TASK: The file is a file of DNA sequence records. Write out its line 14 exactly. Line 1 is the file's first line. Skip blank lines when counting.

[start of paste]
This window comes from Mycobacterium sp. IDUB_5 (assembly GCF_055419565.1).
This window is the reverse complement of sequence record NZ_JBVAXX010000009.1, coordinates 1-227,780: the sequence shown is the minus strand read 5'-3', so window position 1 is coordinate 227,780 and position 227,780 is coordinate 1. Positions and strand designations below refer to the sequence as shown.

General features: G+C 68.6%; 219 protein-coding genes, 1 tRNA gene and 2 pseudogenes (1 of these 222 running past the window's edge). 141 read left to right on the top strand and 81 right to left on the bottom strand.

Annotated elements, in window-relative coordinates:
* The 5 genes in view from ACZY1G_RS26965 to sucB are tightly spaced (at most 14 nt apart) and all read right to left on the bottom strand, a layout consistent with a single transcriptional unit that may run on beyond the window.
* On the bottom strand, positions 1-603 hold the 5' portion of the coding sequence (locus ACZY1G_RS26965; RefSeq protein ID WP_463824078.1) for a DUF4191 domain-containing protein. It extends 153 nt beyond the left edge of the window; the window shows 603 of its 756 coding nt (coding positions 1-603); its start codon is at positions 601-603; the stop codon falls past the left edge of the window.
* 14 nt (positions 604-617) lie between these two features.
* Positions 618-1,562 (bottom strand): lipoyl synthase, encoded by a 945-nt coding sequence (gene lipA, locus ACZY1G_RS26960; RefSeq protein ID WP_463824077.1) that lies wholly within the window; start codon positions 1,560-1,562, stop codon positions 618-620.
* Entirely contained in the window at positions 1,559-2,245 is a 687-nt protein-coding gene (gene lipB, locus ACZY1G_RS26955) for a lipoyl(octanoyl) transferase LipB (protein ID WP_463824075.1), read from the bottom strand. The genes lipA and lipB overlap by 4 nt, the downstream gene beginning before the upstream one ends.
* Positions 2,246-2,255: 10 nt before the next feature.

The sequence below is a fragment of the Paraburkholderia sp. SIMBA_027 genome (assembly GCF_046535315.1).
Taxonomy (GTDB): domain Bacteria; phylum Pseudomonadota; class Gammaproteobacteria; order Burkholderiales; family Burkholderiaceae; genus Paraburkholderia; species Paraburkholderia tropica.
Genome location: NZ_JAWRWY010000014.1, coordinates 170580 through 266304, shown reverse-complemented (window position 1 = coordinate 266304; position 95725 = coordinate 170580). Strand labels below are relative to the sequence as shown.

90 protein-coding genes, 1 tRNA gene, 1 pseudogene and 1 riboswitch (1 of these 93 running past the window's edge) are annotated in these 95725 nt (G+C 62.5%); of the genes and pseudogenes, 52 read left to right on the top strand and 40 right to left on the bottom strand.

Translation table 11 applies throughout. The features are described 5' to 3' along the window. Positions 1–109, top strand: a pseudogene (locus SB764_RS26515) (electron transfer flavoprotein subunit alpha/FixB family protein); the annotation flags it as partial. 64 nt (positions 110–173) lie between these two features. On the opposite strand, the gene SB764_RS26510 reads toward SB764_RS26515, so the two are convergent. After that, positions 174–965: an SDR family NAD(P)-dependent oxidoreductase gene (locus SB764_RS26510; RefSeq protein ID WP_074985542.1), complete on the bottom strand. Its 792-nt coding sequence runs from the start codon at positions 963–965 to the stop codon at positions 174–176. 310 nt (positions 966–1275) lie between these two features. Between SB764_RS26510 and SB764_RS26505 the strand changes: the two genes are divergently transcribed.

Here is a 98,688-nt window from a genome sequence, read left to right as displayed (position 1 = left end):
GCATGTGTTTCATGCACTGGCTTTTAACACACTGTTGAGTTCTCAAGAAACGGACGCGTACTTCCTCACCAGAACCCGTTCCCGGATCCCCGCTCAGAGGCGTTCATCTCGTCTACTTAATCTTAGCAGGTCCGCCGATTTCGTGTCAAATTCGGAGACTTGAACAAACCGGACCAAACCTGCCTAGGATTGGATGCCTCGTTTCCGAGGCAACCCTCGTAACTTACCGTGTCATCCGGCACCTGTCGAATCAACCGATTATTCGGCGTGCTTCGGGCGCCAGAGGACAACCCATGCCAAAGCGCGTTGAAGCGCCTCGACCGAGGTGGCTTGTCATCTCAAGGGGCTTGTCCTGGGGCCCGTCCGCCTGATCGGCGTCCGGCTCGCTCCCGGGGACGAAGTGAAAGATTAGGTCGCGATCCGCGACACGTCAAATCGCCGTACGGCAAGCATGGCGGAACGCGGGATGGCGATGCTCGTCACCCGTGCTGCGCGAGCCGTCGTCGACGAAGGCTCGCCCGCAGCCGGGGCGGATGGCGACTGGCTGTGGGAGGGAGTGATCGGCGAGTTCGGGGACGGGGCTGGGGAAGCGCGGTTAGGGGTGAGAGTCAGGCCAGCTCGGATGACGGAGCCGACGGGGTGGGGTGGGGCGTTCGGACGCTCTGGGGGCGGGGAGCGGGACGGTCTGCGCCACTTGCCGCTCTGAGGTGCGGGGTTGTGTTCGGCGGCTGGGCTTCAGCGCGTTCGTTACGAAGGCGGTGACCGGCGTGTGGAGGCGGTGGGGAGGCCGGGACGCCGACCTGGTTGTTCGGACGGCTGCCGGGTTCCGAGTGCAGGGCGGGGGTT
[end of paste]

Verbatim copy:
90 protein-coding genes, 1 tRNA gene, 1 pseudogene and 1 riboswitch (1 of these 93 running past the window's edge) are annotated in these 95725 nt (G+C 62.5%); of the genes and pseudogenes, 52 read left to right on the top strand and 40 right to left on the bottom strand.